Fourth, Mr. DeSilva asserts that the PGH appraisal should have been excluded because “[t]he comparable sales used in [it] are not comparable to” the Naylor Road property;  “[t]he PGH appraisal is ․ difficult to credit as reliable and accurate” due to vague and unsubstantiated “qualitative adjustments, data and assumptions”;  and his expert, Mr. Riley, “testified about the structural flaws in one of the comparable sales in the PGH appraisal.”   In terms of our review of these contentions, we are mindful that “the trial court ‘is vested with large discretion in the admission and exclusion of evidence.’ ”  Oh, supra, 7 A.3d at 1011 (citing Hannan v. United States, 76 U.S.App. D.C. 118, 120, 131 F.2d 441, 443 (1942)).   Significantly, “[t]he weighing of the evidence in a condemnation proceeding is within the sole purview of the fact-finder, and it is not for this court to reweigh the evidence.”  United States v. 6,162.78 Acres of Land, 680 F.2d 396, 398 (5th Cir.1982) (citation omitted).   Mr. DeSilva's arguments relating to the PGH appraisal pertain to the weight of that evidence.   It was within the province of the jury to examine and determine the weight of testimony by Mr. Lennhoff and Mr. Riley.   We see no abuse of discretion in the trial court's admission of Mr. Lennhoff's testimony and PGH's appraisal, and there is no legal basis for the appellate court to substitute its analysis of the expert testimony presented for that of the jury.

Finally, Mr. DeSilva insists that the trial court should have admitted into evidence the assessed value of the Naylor Road property, as determined by the District's Office of Tax and Revenue.   But, Johnson & Wimsatt, Inc. v. Reichelderfer, 60 U.S.App. D.C. 186, 187, 50 F.2d 336, 337 (1931), a case that is binding on us,12 declared:  “It is widely recognized that appraisements of property by tax assessors for purposes of taxation are not reliable guides of market value, and consequently not admissible in condemnation proceedings.”   Thus, Mr. DeSilva's attack on the rationale of Johnson & Wimsatt, as well as his citation to contrary case law in other jurisdictions, cannot succeed.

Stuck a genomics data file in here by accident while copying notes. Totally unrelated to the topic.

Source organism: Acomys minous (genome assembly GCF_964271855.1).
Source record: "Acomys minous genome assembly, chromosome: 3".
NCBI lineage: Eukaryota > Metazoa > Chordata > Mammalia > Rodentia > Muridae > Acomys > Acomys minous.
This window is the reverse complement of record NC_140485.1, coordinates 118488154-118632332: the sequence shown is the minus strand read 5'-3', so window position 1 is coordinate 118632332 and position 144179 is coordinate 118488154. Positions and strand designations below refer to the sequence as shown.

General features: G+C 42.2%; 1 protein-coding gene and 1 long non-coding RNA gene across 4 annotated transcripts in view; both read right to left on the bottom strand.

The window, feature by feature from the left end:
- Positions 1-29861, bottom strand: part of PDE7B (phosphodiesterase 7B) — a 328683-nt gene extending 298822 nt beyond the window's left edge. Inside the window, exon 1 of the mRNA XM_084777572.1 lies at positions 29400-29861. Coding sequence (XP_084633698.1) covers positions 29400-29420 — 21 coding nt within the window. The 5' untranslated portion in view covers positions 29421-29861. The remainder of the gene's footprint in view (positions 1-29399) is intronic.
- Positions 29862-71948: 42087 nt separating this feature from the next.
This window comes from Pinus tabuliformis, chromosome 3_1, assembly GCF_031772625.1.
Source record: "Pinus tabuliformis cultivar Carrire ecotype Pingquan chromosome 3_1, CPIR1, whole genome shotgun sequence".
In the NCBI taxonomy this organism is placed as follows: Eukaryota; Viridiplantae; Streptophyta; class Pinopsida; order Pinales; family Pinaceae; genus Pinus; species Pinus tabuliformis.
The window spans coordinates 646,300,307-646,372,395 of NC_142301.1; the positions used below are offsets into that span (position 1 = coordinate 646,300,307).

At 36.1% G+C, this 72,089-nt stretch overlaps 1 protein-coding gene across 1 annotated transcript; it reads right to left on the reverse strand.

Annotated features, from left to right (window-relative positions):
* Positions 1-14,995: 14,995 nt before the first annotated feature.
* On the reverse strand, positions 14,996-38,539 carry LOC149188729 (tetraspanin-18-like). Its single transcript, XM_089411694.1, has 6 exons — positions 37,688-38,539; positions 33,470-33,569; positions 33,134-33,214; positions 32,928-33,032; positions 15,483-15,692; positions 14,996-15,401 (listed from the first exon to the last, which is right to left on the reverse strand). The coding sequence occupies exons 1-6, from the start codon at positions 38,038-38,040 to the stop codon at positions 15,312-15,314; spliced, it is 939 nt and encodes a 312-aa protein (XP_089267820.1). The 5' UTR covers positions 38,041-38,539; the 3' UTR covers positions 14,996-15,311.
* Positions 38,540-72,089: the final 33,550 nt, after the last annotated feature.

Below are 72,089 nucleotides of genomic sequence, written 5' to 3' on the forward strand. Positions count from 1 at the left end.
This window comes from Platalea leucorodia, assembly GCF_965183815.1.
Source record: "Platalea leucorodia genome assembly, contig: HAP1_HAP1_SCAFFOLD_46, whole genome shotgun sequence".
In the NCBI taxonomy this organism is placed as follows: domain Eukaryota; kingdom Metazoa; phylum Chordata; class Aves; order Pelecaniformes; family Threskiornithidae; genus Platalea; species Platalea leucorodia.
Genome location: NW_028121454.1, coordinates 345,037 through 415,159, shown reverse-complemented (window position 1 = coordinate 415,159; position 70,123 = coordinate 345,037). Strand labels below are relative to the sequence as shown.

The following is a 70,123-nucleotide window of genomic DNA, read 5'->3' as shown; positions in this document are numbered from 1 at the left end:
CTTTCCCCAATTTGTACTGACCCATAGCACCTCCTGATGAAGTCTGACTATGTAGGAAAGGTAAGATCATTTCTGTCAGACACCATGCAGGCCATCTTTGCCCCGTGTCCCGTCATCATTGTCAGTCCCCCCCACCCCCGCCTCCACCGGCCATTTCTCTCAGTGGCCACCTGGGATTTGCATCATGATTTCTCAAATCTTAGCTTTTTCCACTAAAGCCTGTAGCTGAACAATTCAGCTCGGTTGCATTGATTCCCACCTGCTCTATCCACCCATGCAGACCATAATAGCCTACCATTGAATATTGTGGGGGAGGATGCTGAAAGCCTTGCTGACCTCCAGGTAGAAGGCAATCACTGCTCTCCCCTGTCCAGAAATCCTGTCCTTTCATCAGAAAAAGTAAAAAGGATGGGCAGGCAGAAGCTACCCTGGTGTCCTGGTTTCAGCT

The Jury Appraisement Issue

Mr. DeSilva claims that “[t]he trial court erred in denying [his] objections to the jury appraisement.”   He takes the position that the capitalization rate used by [Mr.] Lennhoff and relied upon by the jury is “unreasonable and not supported by competent evidence.”   We review the trial court's confirmation of a jury award for abuse of discretion.  Oh, supra, 7 A.3d at 1011.   D.C.Code § 16-1318(a) authorizes the trial court to “vacate and set aside the [jury's] appraisement, in whole or in part, when satisfied that it is unjust or unreasonable.”   Based upon our review of the record, we discern no abuse of discretion.   The jury's appraisement of $304,445.95 was “within the range established by the divergent appraisers' estimates․”  Oh, supra, 7 A.3d at 1011.

The Striking of Affirmative Defenses Issue and the Motions Court's Grant of the District's Summary Judgment Motion As to the Validity of the Taking of Mr. DeSilva's Property

Mr. DeSilva argues that based on this court's holding in Franco I, supra, “the order granting the motion to strike affirmative defenses 13 in this case should be vacated and this matter should be remanded for further proceedings.”   He also argues that because the motions court struck his affirmative defenses, he “should have been given notice that the summary judgment motion applied to him and he should have been given an opportunity to respond.”   The Rumbers complain that they “should not have been required to respond to very burdensome and complex issues about taking and public use at the same time that they were claiming they should not be defendants.”   Appellants also argue that the motions court erred in granting summary judgment to the District on the merits of the taking issue.